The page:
GP Taylor explained that his rationale for running the course was that he suspected there was a lot of undiscovered talent on the North Yorkshire Coast and he’d love to help develop some of that talent. Great reason. I hoped I’d fall into that category of ‘talent.’

P1050481The sessions were a good mix of information and interaction. Graham also set us homework tasks. He started by giving us a pencil drawing he’d found online and asked us to select one of the women then characterise her. He left it up to us how we’d do this. We handed these in and got them back next week. Graham was impressed with mine although he joked it came across a lot like a CV. I was working in recruitment at the time and couldn’t help myself!

Our next homework task was to write a creative piece showing the backstory of the character we’d developed and the final piece was to write a short story or start of a book. I’d chosen the woman in the foreground and named her Charlotte Evans. I’d been surprised not only at how easily her backstory came to my mind but that I’d written it in third person (my preference is first) and I’d set it after WWII when my work has always been set in the present-time. Despite all these changes to my ‘norm’, I loved writing my piece and actually felt sorry to stop at the first chapter as I felt there was a whole book in there.

P1050482Graham handed our work out towards the end of the final session. Before he did so, he said that the pieces had been read by him, his wife and his assistant and they were very impressed with the high standard and talent in the room. However, they were all in agreement that there was one piece of work that stood out above the others as something that could be published immediately. Excitement rippled round the room and I knew everyone would be thinking exactly the same as me: “I hope it’s mine!”

And it was mine! 

If I hadn’t been seated, I think my legs might have given way. That one comment absolutely made my day/week/month/year and made me believe I could really have a future as a writer.

P1050484The following year, Graham’s chick-lit book was out. ‘Rosie: Note to Self” was the first of a series of books. I believe that it’s either a re-telling of a bible story or inspired by Christian themes. GP Taylor and Claire Connor were doing a launch in WH Smith so I went along, bought a copy and got it signed. I wasn’t sure if Graham would remember me but he did and we joked that perhaps it would be me at that table signing my debut book in the not-too-distant future.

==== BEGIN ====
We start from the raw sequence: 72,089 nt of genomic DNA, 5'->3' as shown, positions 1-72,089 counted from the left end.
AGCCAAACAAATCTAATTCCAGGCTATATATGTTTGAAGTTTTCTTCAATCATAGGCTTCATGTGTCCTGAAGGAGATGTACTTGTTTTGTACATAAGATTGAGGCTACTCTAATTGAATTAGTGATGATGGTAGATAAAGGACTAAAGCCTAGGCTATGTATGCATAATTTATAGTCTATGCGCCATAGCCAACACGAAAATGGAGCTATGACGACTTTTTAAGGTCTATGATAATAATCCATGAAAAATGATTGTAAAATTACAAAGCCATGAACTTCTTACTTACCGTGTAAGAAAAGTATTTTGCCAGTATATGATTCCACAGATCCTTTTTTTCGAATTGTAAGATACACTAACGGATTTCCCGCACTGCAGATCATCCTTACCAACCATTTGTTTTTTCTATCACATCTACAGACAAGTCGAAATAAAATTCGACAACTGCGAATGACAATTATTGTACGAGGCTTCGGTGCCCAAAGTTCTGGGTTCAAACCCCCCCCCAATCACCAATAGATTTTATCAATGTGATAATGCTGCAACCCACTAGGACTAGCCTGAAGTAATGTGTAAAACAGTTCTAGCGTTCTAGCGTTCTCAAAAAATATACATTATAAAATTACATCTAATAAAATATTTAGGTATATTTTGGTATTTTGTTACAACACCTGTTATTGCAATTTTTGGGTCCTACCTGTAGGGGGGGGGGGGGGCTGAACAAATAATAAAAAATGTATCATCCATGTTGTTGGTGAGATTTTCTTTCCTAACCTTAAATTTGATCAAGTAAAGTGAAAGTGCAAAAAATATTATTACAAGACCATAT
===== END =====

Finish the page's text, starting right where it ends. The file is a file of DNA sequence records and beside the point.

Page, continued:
Fast-forward to today and I’m at the point in my writing journey where, spookily enough, I feel ready to follow GP Taylor’s footsteps and go indie with my debut series. I’ve visited Taylors a few times and have always hoped I’d bump into Graham and have an opportunity to talk some more about his writing. It didn’t enter my head that today might be the day it finally happened. There’s a room at the front with 4-5 tables, then you go through to a back room with 4-5 more, then up some stairs for 3 more tables and the book shop. Graham was relaxing in the corner seat by the stairs although he was deep in conversation with his companion so it would have been very rude to interrupt. Besides, I was a little flustered by the seagull-papping incident, so I ushered munchkin upstairs (as all the downstairs seats were taken). I wondered whether I should say something to him after I came back down and ordered my food. Would I be brave enough?

No. I lost my nerve.

It’s stupid really. There was my one opportunity to speak to a man who’d made me believe I could make it as a writer and tell him that I’ve written (or nearly written) three books since I met him in 2008 and that I’m going to launch all three in 2015. But I chickened out. I worried he wouldn’t recognise me or remember me as the chick-lit writer whose work he’d loved six years ago. 

The munchkin and I ate our lovely lunch then came downstairs. By this time, I’d psyched myself up but Graham had gone. Missed opportunity. So, Graham, if you do ever read this, I’d like to say thank you. You ran that creative writing course six or so years ago because you believed there was talent on the Yorkshire Coast that you wanted to help. Well, you helped me and one day perhaps you’ll read one of my novels and smile to yourself, knowing that you’ve been part of my journey.

Jessica

xxx